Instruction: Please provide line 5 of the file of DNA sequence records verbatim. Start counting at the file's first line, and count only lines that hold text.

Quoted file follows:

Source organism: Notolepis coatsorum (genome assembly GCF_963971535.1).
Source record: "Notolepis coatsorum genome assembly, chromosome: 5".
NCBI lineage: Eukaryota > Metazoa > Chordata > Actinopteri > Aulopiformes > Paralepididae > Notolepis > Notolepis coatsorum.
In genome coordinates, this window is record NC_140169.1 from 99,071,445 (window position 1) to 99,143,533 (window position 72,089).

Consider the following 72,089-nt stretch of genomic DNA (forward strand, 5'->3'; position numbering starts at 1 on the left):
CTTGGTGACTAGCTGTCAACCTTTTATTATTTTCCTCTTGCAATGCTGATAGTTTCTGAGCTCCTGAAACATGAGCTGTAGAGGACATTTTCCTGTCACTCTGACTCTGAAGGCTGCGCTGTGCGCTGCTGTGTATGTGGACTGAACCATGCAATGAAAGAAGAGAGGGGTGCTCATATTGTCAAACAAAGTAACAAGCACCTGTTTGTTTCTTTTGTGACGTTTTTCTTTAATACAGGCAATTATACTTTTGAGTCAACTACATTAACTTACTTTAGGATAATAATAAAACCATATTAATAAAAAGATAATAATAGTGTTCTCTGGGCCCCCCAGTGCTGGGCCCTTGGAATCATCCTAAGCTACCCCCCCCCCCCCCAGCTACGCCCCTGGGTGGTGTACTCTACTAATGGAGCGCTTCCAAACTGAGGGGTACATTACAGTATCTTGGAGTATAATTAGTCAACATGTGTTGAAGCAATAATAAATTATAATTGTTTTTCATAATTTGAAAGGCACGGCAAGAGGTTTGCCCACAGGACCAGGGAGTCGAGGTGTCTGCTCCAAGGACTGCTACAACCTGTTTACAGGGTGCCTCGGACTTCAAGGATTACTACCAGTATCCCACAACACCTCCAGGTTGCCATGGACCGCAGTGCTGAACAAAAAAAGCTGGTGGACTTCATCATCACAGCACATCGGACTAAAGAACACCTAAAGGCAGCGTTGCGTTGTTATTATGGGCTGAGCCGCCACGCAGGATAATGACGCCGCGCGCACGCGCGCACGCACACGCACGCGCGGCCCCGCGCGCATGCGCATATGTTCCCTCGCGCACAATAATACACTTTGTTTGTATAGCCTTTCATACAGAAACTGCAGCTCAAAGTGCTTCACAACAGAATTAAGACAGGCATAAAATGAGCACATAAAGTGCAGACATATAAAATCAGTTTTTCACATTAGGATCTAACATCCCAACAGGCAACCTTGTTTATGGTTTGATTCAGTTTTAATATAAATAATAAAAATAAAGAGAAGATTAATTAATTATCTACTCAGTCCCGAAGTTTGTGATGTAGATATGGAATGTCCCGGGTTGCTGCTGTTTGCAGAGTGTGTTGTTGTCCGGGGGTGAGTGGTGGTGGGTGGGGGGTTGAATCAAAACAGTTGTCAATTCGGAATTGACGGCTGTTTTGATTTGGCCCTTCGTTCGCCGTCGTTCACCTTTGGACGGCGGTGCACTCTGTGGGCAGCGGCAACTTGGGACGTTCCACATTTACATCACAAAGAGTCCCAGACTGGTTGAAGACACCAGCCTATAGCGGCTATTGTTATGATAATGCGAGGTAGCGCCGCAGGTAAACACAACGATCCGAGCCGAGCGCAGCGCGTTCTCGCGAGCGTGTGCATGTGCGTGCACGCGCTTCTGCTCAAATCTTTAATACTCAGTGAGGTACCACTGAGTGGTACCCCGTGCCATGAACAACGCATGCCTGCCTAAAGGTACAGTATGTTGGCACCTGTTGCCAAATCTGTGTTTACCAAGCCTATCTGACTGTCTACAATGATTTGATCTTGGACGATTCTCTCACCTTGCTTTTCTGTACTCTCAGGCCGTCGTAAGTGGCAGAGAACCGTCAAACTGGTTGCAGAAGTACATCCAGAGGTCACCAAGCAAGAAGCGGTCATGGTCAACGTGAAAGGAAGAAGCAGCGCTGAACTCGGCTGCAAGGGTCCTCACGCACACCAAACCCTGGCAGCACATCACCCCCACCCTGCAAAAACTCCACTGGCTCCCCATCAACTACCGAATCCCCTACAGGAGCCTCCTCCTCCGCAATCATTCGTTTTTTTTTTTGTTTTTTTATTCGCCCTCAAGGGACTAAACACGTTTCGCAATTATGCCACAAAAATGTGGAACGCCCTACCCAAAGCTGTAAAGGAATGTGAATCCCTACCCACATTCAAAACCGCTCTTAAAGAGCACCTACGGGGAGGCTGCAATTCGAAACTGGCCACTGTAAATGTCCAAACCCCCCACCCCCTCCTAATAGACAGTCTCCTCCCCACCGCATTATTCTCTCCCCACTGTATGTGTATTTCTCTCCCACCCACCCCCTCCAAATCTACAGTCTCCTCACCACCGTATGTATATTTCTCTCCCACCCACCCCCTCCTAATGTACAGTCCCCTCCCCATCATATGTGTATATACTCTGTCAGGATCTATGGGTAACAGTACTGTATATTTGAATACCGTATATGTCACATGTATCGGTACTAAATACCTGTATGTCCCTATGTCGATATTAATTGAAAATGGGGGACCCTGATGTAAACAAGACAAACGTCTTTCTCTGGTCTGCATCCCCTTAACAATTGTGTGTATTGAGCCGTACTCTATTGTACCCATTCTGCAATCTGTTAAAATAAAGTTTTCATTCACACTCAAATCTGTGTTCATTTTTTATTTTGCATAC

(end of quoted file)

Consider the following 72,089-nt stretch of genomic DNA (forward strand, 5'->3'; position numbering starts at 1 on the left):